|Ph.D Student||Dolnikov Katya|
|Subject||Differentiation and Maturation of Functional Properties of|
Human Embryonic Stem Cells-Derived Cardiomyocytes
|Department||Department of Medicine||Supervisors||Professor Emeritus Ofer Binah|
|Professor Emeritus Joseph Itskovitz|
|Full Thesis text|
Heart failure is one of the leading causes of morbidity and mortality in the industrialized world. The current treatment for heart failure is limited. Recent years have witnessed numerous publications concerning the therapeutic efficacy of myocardial cell therapy utilizing cardiomyocytes from different sources, including human embryonic stem cell-derived cardiomyocytes (hESC-CMs). In view of the therapeutic potential of hESC-CMs we investigated their functional properties, focusing on the key aspects of excitation-contraction coupling and mechanical function. The functional properties of hESC-CMs were investigated by recording simultaneously [Ca2]i transients and contractions. Additionally, we performed Western blot analysis of the key Ca2 -handling proteins SERCA2, calsequestrin, phospholamban, and Na/Ca2 exchanger (NCX).
Our major findings are: (1) hESC-CMs display temporally related [Ca2]i transients and contractions. (2) hESC-CMs feature negative force-frequency relations and lack of post-rest potentiation. (3) Ryanodine, thapsigargin, and caffeine did not affect the [Ca2]i transient and contraction parameters, indicating that in the hESC-CMs clones studied contraction depends on transsarcolemmal Ca2 influx rather than on sarcoplasmic reticulum Ca2 release. (4) Whereas hESC-CMs expressed SERCA2 and NCX at levels comparable to those of the adult human myocardium, calsequestrin and phospholamban were absent in these cells. Collectively, these findings demonstrate that in contrast to the mature myocardium, in hESC-CMs Ca2-induced Ca2 release does not contribute to contraction and Ca2 utilized by the contractile machinery is provided by transsarcolemmal influx.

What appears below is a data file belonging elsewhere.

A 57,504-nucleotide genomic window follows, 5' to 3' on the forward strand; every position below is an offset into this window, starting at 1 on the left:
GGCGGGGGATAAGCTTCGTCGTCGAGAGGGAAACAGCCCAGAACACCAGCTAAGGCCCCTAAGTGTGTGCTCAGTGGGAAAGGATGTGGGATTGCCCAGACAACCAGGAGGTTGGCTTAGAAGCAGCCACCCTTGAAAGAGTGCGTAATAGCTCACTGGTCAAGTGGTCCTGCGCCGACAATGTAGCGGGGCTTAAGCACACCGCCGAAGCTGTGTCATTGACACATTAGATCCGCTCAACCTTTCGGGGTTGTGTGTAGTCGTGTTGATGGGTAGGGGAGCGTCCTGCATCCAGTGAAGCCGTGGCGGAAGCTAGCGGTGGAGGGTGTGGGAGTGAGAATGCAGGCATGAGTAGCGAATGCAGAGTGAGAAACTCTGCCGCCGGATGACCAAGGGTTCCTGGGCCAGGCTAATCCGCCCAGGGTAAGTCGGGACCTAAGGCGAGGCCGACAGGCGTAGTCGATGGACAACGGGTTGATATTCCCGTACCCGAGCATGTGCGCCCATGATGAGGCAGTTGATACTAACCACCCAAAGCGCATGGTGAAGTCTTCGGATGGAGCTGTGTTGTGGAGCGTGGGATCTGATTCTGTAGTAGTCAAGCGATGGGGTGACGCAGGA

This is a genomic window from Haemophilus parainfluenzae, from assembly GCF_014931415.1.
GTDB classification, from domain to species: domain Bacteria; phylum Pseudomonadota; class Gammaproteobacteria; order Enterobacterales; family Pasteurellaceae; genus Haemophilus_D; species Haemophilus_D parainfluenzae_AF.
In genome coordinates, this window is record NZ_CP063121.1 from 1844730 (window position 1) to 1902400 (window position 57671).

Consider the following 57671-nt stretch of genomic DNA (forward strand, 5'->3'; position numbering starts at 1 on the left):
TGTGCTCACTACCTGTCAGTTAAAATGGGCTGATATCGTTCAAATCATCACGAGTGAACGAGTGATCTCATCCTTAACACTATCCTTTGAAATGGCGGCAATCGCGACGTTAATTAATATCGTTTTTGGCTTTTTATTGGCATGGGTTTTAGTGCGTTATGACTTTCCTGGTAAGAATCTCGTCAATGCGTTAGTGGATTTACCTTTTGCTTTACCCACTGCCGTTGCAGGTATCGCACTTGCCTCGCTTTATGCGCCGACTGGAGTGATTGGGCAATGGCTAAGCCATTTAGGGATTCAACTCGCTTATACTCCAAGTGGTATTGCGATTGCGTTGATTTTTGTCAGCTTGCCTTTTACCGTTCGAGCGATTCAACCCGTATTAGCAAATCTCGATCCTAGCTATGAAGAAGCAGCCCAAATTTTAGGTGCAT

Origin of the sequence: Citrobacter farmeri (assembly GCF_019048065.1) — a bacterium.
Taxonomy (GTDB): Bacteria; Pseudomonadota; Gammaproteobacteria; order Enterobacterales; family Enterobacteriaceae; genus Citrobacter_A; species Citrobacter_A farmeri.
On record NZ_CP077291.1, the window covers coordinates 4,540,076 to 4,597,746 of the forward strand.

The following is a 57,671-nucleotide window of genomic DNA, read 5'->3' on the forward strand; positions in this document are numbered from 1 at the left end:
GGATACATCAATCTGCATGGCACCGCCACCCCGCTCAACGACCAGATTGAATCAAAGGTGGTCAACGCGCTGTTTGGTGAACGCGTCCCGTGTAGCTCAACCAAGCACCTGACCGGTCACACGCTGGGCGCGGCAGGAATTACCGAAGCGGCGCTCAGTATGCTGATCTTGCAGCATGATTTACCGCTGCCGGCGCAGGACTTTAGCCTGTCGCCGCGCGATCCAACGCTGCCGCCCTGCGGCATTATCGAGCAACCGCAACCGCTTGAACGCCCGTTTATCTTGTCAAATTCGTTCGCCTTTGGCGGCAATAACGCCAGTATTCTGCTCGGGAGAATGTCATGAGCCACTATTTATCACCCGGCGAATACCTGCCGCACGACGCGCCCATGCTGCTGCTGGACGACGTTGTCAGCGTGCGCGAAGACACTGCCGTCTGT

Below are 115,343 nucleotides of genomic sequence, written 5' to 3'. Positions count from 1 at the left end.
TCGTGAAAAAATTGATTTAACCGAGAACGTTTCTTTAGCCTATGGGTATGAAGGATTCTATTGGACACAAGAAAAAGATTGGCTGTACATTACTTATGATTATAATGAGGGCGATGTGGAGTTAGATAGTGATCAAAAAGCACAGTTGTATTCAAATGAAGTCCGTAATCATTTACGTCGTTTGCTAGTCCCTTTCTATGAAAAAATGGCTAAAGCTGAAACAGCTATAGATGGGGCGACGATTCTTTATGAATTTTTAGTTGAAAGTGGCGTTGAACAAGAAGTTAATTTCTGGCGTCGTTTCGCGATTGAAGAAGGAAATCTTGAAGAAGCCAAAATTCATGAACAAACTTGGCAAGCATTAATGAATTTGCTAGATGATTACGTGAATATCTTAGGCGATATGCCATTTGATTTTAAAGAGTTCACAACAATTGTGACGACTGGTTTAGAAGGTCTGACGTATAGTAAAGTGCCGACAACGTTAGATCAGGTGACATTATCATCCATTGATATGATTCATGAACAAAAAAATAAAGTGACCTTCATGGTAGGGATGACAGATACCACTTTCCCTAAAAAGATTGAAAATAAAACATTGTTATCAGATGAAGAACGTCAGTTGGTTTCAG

During the initial processes of embryonic heart development, 1,4,5-IP3 regulated Ca2 signaling, rather than SR Ca2 release is considered important in establishing the cytoplasmic Ca2 oscillations and contraction. Therefore, we hypothesized that hESC-CMs contain functional 1,4,5-IP3 operated intracellular Ca2 stores. To test this hypothesis we investigated the effect of angiotensin II (AT-II) and endothelin 1 (ET-1) on hESC-CMs [Ca2]i transients and contractions.
Our major findings are: (1) AT-II and ET-1 increased the contraction amplitude, as well as the maximal rate of contraction and relaxation (2) The effects of AT-II were blocked by 2-APB (1,4,5-IP3 receptor blocker) and U73122 (a phospholipase C blocker). (3) hESC-CMs express IP3 type I and II receptors, as well as calreticulin, the major Ca2 buffering protein in 1,4,5-IP3-operated Ca2 stores.
Collectively, we conclude that Ca2 handling machinery of hESC-CMs differs from the mature myocardium. While SR is either absent or immature and CICR release does not contribute significantly to E-C coupling in these cells, 1,4,5-IP3-operated Ca2 stores are functional and can modulate [Ca2]i transient and contraction parameters upon appropriate physiological stimuli.